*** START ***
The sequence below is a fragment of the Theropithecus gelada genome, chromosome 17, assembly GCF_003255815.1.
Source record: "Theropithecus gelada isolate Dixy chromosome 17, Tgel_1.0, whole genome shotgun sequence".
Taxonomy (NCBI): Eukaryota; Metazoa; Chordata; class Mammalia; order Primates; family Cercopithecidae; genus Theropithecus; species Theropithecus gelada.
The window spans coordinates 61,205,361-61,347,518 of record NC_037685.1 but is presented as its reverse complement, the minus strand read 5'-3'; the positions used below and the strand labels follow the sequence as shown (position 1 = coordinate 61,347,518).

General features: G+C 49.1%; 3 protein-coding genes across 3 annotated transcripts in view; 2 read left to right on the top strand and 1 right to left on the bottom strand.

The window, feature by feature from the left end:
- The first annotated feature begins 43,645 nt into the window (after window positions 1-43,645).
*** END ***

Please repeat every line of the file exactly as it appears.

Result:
The sequence below is a fragment of the Theropithecus gelada genome, chromosome 17, assembly GCF_003255815.1.
Source record: "Theropithecus gelada isolate Dixy chromosome 17, Tgel_1.0, whole genome shotgun sequence".
Taxonomy (NCBI): Eukaryota; Metazoa; Chordata; class Mammalia; order Primates; family Cercopithecidae; genus Theropithecus; species Theropithecus gelada.
The window spans coordinates 61,205,361-61,347,518 of record NC_037685.1 but is presented as its reverse complement, the minus strand read 5'-3'; the positions used below and the strand labels follow the sequence as shown (position 1 = coordinate 61,347,518).

General features: G+C 49.1%; 3 protein-coding genes across 3 annotated transcripts in view; 2 read left to right on the top strand and 1 right to left on the bottom strand.

The window, feature by feature from the left end:
- The first annotated feature begins 43,645 nt into the window (after window positions 1-43,645).